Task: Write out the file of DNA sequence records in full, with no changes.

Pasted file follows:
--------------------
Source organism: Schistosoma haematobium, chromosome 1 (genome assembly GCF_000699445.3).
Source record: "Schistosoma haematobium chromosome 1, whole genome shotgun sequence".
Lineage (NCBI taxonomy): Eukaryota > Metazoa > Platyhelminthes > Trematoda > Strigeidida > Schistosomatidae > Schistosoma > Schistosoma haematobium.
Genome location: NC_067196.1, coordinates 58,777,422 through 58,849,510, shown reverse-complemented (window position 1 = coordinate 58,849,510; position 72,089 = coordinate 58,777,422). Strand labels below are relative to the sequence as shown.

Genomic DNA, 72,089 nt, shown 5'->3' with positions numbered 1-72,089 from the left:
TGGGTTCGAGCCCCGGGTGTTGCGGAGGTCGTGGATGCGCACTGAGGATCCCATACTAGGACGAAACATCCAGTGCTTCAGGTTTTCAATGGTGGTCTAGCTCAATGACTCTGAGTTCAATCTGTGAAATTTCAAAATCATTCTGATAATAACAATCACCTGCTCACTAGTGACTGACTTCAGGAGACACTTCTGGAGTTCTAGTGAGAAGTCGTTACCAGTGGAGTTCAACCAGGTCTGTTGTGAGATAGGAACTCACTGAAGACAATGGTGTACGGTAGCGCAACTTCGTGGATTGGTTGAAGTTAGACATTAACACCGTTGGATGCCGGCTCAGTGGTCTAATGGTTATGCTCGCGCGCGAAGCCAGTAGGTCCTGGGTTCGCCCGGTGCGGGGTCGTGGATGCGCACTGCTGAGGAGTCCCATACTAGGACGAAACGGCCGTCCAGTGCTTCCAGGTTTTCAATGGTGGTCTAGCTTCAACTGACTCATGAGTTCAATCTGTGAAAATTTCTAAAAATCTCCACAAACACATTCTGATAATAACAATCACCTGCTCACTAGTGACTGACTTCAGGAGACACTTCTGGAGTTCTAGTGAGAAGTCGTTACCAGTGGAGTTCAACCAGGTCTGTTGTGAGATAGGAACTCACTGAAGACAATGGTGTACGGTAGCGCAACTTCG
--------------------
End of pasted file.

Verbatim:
Source organism: Schistosoma haematobium, chromosome 1 (genome assembly GCF_000699445.3).
Source record: "Schistosoma haematobium chromosome 1, whole genome shotgun sequence".
Lineage (NCBI taxonomy): Eukaryota > Metazoa > Platyhelminthes > Trematoda > Strigeidida > Schistosomatidae > Schistosoma > Schistosoma haematobium.
Genome location: NC_067196.1, coordinates 58,777,422 through 58,849,510, shown reverse-complemented (window position 1 = coordinate 58,849,510; position 72,089 = coordinate 58,777,422). Strand labels below are relative to the sequence as shown.

Genomic DNA, 72,089 nt, shown 5'->3' with positions numbered 1-72,089 from the left:
TGGGTTCGAGCCCCGGGTGTTGCGGAGGTCGTGGATGCGCACTGAGGATCCCATACTAGGACGAAACATCCAGTGCTTCAGGTTTTCAATGGTGGTCTAGCTCAATGACTCTGAGTTCAATCTGTGAAATTTCAAAATCATTCTGATAATAACAATCACCTGCTCACTAGTGACTGACTTCAGGAGACACTTCTGGAGTTCTAGTGAGAAGTCGTTACCAGTGGAGTTCAACCAGGTCTGTTGTGAGATAGGAACTCACTGAAGACAATGGTGTACGGTAGCGCAACTTCGTGGATTGGTTGAAGTTAGACATTAACACCGTTGGATGCCGGCTCAGTGGTCTAATGGTTATGCTCGCGCGCGAAGCCAGTAGGTCCTGGGTTCGCCCGGTGCGGGGTCGTGGATGCGCACTGCTGAGGAGTCCCATACTAGGACGAAACGGCCGTCCAGTGCTTCCAGGTTTTCAATGGTGGTCTAGCTTCAACTGACTCATGAGTTCAATCTGTGAAAATTTCTAAAAATCTCCACAAACACATTCTGATAATAACAATCACCTGCTCACTAGTGACTGACTTCAGGAGACACTTCTGGAGTTCTAGTGAGAAGTCGTTACCAGTGGAGTTCAACCAGGTCTGTTGTGAGATAGGAACTCACTGAAGACAATGGTGTACGGTAGCGCAACTTCG